Viticulture Report for May

This time of year, I talk about two things very often. If you have been following our monthly emails for a while I suspect you could guess them. Firstly, the powdery mildew pressure is high – this may be an understatement for some growers in the northern regions of the state. Multiple spring rain events have just fed the fire. It’s a perfect storm for a frustrating spring. Early leaf removal and tight spray intervals are especially key to gaining control in these situations where the mildew has gotten the upper hand. Many Chardonnay blocks are already heavily infested with mildew. This will likely affect spot market buying activity later in the year.   The second thing I talk about, or rather get asked about a lot is the size of this year’s crop.  In the Fresno/Madera area the Cab Sauv cluster counts are trending low. We have heard Thompsons are particularly light. We have seen white blenders trending in the same direction, slightly light. In the northern interior things appear pretty darn average. The exceptions would be Chardonnay and Merlot. Chardonnay cluster counts are quite low and merlot is shattering in many blocks. Otherwise it looks pretty darn “normal”. The North Coast is trending fairly normal except cluster size is questionably small in some Lake County Sauv Blanc vineyards. A few Calistoga Cab blocks are showing particularly small second clusters and moderately small shoulders on primaries. As the season progresses I suspect cluster weights will become above normal and balance out the smaller cluster sizes.   In the interior, bloom and set have come and gone with much success. The North Coast Cab is in full bloom, transitioning to fruit set in warm sites. It’s looking good. Much of the Central Coast is following along like other areas… pretty darn average. The weird recent weather is definitely affecting fruit set though. In the coming weeks, we will know how much. All we can do for now is be grateful for the rain we received this winter, keep fingers crossed things stay dry over the next month, and spray, spray, spray to keep the mildew at bay.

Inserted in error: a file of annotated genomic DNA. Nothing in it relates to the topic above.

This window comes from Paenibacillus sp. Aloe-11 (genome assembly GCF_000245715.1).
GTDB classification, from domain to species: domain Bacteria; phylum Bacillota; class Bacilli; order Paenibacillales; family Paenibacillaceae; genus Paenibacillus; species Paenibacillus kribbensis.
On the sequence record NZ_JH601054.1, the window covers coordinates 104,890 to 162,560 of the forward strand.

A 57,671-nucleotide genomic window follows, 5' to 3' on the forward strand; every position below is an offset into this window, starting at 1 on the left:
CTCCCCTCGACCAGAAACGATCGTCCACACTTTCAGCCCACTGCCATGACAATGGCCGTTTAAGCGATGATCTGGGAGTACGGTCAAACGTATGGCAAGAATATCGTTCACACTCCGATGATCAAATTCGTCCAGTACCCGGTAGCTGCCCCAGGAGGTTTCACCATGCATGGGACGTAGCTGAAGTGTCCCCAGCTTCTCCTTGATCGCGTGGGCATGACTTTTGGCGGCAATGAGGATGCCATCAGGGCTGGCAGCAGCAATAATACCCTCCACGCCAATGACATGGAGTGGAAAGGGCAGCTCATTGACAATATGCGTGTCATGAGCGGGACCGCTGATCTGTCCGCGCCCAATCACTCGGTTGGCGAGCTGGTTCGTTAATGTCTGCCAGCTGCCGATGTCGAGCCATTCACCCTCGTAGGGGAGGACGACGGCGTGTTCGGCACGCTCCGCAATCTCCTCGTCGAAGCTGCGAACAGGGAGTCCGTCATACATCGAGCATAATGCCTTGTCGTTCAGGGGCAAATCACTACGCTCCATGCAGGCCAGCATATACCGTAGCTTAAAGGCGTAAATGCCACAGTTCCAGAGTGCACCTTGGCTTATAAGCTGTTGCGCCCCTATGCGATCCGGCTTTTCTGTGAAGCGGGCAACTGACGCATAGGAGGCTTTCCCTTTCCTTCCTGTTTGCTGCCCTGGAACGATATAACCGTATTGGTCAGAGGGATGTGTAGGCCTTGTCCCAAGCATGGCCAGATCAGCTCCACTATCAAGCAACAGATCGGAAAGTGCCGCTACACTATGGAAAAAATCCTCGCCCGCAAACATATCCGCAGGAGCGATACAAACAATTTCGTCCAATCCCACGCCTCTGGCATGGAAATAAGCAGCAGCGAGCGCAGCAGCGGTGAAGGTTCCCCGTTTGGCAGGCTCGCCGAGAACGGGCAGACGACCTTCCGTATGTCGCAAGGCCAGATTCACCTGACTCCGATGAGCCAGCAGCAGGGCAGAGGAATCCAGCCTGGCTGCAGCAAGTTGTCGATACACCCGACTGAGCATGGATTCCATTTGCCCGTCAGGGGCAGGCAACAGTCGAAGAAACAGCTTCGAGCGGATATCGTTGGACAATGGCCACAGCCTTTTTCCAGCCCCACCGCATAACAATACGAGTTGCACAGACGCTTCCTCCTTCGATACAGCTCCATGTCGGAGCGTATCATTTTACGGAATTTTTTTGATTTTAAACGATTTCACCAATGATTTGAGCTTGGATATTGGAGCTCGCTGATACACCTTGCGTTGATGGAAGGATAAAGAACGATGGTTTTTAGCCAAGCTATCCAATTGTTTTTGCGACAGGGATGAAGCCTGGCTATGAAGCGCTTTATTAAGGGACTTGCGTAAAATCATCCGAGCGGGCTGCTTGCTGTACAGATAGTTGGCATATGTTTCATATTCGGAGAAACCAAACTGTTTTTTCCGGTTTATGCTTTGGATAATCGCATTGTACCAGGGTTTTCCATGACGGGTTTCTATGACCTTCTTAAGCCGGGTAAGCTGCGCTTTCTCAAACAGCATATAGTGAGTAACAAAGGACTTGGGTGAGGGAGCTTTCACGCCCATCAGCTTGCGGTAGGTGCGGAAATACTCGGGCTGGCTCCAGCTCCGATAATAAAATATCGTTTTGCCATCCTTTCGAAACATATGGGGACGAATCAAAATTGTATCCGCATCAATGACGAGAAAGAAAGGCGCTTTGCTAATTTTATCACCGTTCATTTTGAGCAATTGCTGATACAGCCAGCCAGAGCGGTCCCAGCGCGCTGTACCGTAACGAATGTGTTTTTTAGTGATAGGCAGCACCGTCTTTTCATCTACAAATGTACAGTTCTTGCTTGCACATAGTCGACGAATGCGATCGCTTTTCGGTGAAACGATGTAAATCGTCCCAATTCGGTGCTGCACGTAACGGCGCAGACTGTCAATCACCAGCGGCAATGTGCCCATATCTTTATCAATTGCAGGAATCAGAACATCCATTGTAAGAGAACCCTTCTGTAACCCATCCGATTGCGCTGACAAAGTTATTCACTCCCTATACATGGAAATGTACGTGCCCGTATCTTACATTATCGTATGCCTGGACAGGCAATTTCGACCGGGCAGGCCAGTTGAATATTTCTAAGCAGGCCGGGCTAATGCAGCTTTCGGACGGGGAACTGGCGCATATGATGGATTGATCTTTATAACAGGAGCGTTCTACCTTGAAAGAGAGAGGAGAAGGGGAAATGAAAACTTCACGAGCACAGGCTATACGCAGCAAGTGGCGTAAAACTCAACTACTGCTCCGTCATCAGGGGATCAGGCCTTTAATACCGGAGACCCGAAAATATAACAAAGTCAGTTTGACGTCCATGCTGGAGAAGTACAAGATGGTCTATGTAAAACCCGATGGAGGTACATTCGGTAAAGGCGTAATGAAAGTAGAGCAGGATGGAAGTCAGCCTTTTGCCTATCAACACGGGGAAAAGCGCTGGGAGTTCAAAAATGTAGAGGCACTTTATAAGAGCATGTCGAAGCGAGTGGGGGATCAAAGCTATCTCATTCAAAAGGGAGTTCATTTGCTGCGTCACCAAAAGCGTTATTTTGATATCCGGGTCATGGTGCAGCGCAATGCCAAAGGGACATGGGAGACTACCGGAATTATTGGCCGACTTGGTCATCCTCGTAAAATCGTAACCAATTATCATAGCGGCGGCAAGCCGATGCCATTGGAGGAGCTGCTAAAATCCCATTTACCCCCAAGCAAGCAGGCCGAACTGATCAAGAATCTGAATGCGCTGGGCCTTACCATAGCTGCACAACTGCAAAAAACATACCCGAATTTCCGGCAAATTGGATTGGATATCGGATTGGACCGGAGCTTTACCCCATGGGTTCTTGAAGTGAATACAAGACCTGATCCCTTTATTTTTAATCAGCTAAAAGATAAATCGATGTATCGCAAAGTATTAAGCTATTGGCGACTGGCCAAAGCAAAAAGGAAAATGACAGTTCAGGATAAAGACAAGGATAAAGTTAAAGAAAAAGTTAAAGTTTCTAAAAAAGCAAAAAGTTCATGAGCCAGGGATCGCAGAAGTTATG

-Patrick Tachella, Director of Viticulture

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